Still, peer-to-peer payments and cash-in-cash out are dominating the mobile money sector.
Africa accounts for 70% of the world’s $1 trillion mobile money value. Cash-in-cash-out and P2P payments account for the bulk of that value; for the numerous fintech targeting the African market, this is where the real opportunities are.
M-Pesa started as an idea but ended up creating a revolution. A revolution that caused a highly unbanked population to be able to “keep money on their mobile phone”. In Europe, this is known as e-money and is a regulated business done by E-Money institutions (EMIs).
What is E-money?
Electronic money, also known as e-money, is a digital equivalent of cash money stored in EMI computer systems (e-wallets) or banking computer systems to facilitate transactions. Because of the enormous efficiency of this technology, electronic money is mainly used for electronic activities. Its value is usually determined by the same financial factors as fiat currency and can thus be converted into a tangible form.
E-money in Africa
Today, it is mainly equivalent to mobile money and regulated mainly by the central bank. So, where Europe allowed private companies to issue e-money, this is primarily done by Mobile Network Operators (MNO) in Africa. In most cases, the MNOs have been forced to split up the business entities in two, one for the mobile money part and one for the mobile network part.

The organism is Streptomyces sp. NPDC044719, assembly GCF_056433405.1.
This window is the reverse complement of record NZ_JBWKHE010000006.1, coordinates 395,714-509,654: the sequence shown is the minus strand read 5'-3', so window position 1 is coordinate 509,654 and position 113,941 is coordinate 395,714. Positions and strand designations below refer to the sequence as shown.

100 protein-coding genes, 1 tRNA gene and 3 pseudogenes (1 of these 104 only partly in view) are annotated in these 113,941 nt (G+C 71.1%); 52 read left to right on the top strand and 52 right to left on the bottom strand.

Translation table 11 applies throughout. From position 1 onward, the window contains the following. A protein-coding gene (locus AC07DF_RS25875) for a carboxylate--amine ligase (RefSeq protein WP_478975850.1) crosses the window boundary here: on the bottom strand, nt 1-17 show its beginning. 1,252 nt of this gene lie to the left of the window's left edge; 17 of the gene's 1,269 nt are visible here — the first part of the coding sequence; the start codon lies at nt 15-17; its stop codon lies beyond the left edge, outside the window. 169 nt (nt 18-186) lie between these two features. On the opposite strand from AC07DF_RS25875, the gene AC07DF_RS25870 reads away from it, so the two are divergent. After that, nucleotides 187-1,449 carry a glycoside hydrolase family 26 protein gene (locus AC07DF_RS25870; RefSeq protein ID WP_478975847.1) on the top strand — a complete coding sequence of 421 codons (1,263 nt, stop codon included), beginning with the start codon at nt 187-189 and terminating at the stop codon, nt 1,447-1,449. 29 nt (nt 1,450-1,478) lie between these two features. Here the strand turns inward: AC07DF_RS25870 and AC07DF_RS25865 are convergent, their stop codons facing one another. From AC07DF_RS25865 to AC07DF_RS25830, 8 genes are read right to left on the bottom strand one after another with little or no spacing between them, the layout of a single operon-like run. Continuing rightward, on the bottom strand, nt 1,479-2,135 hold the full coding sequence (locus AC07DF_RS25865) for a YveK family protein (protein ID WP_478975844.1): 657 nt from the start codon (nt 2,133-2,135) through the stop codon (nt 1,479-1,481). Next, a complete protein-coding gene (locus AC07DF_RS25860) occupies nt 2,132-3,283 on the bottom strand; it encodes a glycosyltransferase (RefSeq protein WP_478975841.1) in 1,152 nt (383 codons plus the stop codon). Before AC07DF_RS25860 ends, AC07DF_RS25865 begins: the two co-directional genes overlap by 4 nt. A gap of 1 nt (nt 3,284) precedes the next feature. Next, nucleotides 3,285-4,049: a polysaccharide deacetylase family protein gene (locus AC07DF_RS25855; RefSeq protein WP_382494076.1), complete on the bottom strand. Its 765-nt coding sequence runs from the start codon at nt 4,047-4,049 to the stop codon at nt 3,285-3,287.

The future of mobile money
I think two things will happen:
1 – Further growth in mobile money
Various African countries have reached different steps in their evolution in adopting mobile money. I believe the markets that have embraced mobile money will continue to grow, still being led by East Africa. Still, other countries like Nigeria and Ethiopia will also gain traction. I believe cash-in-cash out, peer-to-peer payment and various credit offerings will be the primary growth. The different credit offerings are the service that most Mobile Money providers are focusing on today: expensive credit that focuses on quick loans with a high-interest rate. Instead, I believe it will continue growing rapidly.
2 – New E-wallet providers coming
I believe we will see Fintechs starting to offer E-wallets and not being a Mobile Network Operator. We already see this happening in East Africa with AzamPesa in Tanzania and Wave in Uganda.
The Fintech opportunity
It’s natural to think that a startup has to challenge something existing. Or to be a first mover in the market. These things are expensive, take a lot of time and have a relatively low chance of success. Instead, I think the real opportunities are building solid partnerships with already existing players, banks, mobile money providers, or other E-wallet providers entering the scene. Building services on top of them allows for good partnerships, aligns multiple players toward the same goals and ensures real innovation in the market.
Summarised: I believe the most significant opportunity is to build products and services that ensure that the money stays in the current ecosystem instead of just being cashed out.